Once the SEC approves an application, the firm may engage in business as an RIA and is required to file an annual amendment to Schedule 1 of the ADV, which updates all of the firm's relevant information (such as the number of assets currently under management). Also, while the SEC has no specific financial or bonding requirements for advisors, such as a minimum net worth or cash flow, it does examine the advisor's financial condition closely during the application process. Most states require RIAs to have a net worth of at least $35,000 if they have actual custody of client funds and $10,000 if they do not; RIAs who fail to meet this requirement must post a surety bond. (The rules for this requirement, as well as several other aspects of registration, vary from state to state.)
Nature and Scope of Business
The majority of RIAs choose this form of registration because it allows them greater freedom to structure their practices than they can usually have if they are securities licensed. Registered representatives that work for broker-dealers must always pay a percentage of their earnings as compensation for their back office support and compliance oversight, which most brokers will readily concede can be very overbearing at times.
Brokers also usually work on commission, while the majority of RIAs charge their customers either a percentage of assets under management or a flat or hourly fee for their services. Many RIAs also use another firm, such as a discount broker, to house their clients' assets instead of holding the accounts in-house, in order to simplify their recordkeeping and administration. However, many brokers with securities licenses also carry the Series 65 license in order to offer professional money management services such as wrap programs.
Battle for Regulatory Oversight
Although the SEC and the states have the responsibility of overseeing RIAs, FINRA has spent the past few years lobbying Congress to change this. FINRA claims that research shows that the SEC cannot adequately oversee the RIA industry by itself, and either needs more resources to do so or else needs to cede oversight of RIAs to a Self-Regulatory Organization (SRO) such as FINRA.
In a study done by the SEC itself in 2011, it showed that it only had the capacity to review less than 10% of all RIAs under its jurisdiction in 2010. FINRA has maintained that it has the resources to effectively oversee and review all RIAs on a regular basis; however, the RIA community has fought to stop FINRA from intruding upon its territory. The cost of administrating this additional regulation would place a heavy financial burden on advisors, and many smaller firms would likely be put out of business.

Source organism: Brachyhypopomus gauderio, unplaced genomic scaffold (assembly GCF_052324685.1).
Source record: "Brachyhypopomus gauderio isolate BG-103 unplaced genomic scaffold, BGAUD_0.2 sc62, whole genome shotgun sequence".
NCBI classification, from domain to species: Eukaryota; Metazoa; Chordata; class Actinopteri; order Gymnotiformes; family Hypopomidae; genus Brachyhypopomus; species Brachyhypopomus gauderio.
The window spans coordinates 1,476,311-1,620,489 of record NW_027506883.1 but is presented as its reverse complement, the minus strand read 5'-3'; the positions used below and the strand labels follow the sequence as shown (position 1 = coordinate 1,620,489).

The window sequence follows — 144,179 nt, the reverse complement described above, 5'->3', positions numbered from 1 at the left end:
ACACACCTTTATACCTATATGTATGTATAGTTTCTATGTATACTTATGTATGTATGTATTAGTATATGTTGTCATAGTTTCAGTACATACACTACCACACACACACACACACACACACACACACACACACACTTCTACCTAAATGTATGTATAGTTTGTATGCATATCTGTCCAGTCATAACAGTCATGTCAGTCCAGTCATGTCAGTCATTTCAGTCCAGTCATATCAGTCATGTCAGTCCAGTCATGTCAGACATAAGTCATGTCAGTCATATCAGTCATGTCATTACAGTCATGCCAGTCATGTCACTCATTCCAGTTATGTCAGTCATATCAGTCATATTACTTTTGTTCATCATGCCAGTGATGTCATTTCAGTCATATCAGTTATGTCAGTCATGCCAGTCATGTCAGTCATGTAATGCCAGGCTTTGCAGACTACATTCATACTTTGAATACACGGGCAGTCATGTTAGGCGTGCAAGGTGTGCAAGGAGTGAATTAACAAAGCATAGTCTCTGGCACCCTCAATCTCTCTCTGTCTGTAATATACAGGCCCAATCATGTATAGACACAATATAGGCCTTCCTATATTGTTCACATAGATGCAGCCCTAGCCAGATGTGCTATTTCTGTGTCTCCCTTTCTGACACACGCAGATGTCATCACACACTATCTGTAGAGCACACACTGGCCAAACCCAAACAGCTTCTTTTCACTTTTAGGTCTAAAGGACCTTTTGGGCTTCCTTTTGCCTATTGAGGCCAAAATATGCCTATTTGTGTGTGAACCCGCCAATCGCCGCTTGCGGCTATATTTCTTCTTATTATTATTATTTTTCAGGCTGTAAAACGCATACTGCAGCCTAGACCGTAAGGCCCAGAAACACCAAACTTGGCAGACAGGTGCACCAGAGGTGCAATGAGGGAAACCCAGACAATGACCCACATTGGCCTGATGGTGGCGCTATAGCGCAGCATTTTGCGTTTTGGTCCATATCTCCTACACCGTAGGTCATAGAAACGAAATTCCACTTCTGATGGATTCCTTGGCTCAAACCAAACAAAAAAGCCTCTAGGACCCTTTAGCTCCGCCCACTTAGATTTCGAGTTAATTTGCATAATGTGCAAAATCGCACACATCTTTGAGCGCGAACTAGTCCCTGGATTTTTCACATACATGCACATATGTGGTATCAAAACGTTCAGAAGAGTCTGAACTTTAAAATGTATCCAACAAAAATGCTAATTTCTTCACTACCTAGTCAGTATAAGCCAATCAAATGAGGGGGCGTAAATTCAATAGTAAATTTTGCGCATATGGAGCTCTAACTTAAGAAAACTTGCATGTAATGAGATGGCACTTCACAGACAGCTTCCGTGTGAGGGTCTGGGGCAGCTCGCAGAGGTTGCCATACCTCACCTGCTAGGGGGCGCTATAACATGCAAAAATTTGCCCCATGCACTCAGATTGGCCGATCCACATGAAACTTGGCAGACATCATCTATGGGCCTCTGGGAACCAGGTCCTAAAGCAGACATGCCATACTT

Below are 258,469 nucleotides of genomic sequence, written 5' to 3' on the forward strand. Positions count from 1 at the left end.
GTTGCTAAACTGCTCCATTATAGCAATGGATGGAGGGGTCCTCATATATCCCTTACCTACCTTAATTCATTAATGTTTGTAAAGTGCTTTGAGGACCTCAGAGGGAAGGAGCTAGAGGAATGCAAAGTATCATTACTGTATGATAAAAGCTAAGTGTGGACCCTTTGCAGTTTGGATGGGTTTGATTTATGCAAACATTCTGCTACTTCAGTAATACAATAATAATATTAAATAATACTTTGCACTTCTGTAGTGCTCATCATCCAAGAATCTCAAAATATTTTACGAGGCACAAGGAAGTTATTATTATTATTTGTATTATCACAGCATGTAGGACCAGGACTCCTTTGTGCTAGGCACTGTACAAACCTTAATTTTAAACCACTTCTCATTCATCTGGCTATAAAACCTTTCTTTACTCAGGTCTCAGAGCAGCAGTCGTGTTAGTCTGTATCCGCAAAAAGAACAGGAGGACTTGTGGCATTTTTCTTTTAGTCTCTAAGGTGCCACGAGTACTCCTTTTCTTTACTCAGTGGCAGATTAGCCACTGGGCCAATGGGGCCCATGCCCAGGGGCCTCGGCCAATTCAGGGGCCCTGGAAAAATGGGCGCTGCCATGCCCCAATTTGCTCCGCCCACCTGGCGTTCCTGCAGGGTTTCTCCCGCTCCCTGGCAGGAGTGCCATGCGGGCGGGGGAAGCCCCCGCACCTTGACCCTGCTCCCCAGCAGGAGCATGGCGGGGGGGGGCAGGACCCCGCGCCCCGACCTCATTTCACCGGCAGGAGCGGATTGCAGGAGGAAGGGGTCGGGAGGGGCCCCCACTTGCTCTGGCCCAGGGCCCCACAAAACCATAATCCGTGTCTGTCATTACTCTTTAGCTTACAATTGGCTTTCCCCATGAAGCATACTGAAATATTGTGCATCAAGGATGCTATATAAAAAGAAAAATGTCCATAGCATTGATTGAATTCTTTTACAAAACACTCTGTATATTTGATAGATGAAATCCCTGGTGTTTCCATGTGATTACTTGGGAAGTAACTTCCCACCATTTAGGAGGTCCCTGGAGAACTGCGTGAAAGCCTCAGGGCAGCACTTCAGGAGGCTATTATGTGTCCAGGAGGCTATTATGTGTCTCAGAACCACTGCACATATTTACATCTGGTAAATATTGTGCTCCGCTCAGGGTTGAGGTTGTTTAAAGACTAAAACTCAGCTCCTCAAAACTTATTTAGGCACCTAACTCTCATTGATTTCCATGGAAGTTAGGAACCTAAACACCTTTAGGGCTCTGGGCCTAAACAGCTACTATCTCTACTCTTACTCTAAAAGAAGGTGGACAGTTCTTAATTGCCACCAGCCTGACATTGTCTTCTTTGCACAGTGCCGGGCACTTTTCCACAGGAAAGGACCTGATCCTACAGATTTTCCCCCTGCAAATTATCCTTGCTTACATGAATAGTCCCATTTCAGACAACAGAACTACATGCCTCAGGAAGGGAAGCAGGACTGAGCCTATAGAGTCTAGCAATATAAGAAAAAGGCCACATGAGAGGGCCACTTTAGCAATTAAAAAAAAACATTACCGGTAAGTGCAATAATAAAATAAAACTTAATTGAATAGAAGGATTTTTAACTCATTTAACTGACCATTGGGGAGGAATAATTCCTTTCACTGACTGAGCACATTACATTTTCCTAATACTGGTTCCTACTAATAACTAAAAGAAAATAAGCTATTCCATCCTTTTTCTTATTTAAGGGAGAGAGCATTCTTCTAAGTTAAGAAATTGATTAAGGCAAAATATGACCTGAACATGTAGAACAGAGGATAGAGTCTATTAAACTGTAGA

Many RIAs also view FINRA as an ineffective organization that is heavily biased toward the broker-dealer community, and some statistics indicate that FINRA has ruled substantially in favor of the major wire houses in arbitration cases where clients sought large amounts of money in transactional disputes. Advisors also see FINRA substantially lowering the protection given to RIA clients now, as RIAs are legally required to act in a fiduciary capacity for their clients at all times.
Brokers and securities licensed reps only have to meet the suitability standard, a much lower standard of conduct, which only requires that a given transaction performed by a broker must be "suitable" for the client at that time. The fiduciary standard requires that advisors unconditionally put their clients' best interests ahead of their own at all times and in all situations and circumstances. FINRA oversight would likely put an end to this standard for advisors.
FINRA attempted to move a bill, titled The Investment Advisors Oversight Act, through Congress in 2012, which would allow it to become the SRO for RIAs. However, the bill was met with bipartisan opposition, and FINRA announced in 2013 that it has no plans to reintroduce the bill at this point. Although most RIAs rejoiced at this development, many are still wary of FINRA and its allies such as the Financial Services Institute. They feel that these organizations are only making a tactical retreat for the time being and will likely make further attempts in the future to impose themselves as the SRO for investment advisors.
Registered Investment advisors enjoy greater freedom than their counterparts in the industry who work on commission. They are also required to adhere to a much higher standard of conduct, and most advisors feel strongly that this should not change. Of course, those who register to become RIAs must also contend with the normal startup issues that most new business owners face, such as marketing, branding, and location, in addition to the registration process. For more information on becoming an RIA, visit the SEC website.